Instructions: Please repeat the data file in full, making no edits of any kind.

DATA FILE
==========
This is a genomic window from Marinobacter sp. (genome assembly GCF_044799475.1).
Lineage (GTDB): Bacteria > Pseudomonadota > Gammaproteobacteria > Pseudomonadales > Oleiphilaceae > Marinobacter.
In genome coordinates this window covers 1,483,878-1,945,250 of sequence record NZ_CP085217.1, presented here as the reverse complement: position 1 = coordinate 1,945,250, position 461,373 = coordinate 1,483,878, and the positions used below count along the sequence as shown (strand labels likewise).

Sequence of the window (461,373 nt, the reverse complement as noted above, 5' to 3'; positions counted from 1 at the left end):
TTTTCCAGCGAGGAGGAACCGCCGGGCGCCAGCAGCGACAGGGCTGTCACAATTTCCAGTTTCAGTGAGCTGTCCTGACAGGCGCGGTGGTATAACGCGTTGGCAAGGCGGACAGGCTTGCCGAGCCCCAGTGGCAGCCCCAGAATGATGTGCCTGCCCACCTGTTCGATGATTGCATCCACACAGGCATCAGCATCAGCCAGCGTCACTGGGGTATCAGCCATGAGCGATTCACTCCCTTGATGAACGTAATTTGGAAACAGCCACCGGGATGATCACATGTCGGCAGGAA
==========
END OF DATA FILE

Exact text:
This is a genomic window from Marinobacter sp. (genome assembly GCF_044799475.1).
Lineage (GTDB): Bacteria > Pseudomonadota > Gammaproteobacteria > Pseudomonadales > Oleiphilaceae > Marinobacter.
In genome coordinates this window covers 1,483,878-1,945,250 of sequence record NZ_CP085217.1, presented here as the reverse complement: position 1 = coordinate 1,945,250, position 461,373 = coordinate 1,483,878, and the positions used below count along the sequence as shown (strand labels likewise).

Sequence of the window (461,373 nt, the reverse complement as noted above, 5' to 3'; positions counted from 1 at the left end):
TTTTCCAGCGAGGAGGAACCGCCGGGCGCCAGCAGCGACAGGGCTGTCACAATTTCCAGTTTCAGTGAGCTGTCCTGACAGGCGCGGTGGTATAACGCGTTGGCAAGGCGGACAGGCTTGCCGAGCCCCAGTGGCAGCCCCAGAATGATGTGCCTGCCCACCTGTTCGATGATTGCATCCACACAGGCATCAGCATCAGCCAGCGTCACTGGGGTATCAGCCATGAGCGATTCACTCCCTTGATGAACGTAATTTGGAAACAGCCACCGGGATGATCACATGTCGGCAGGAA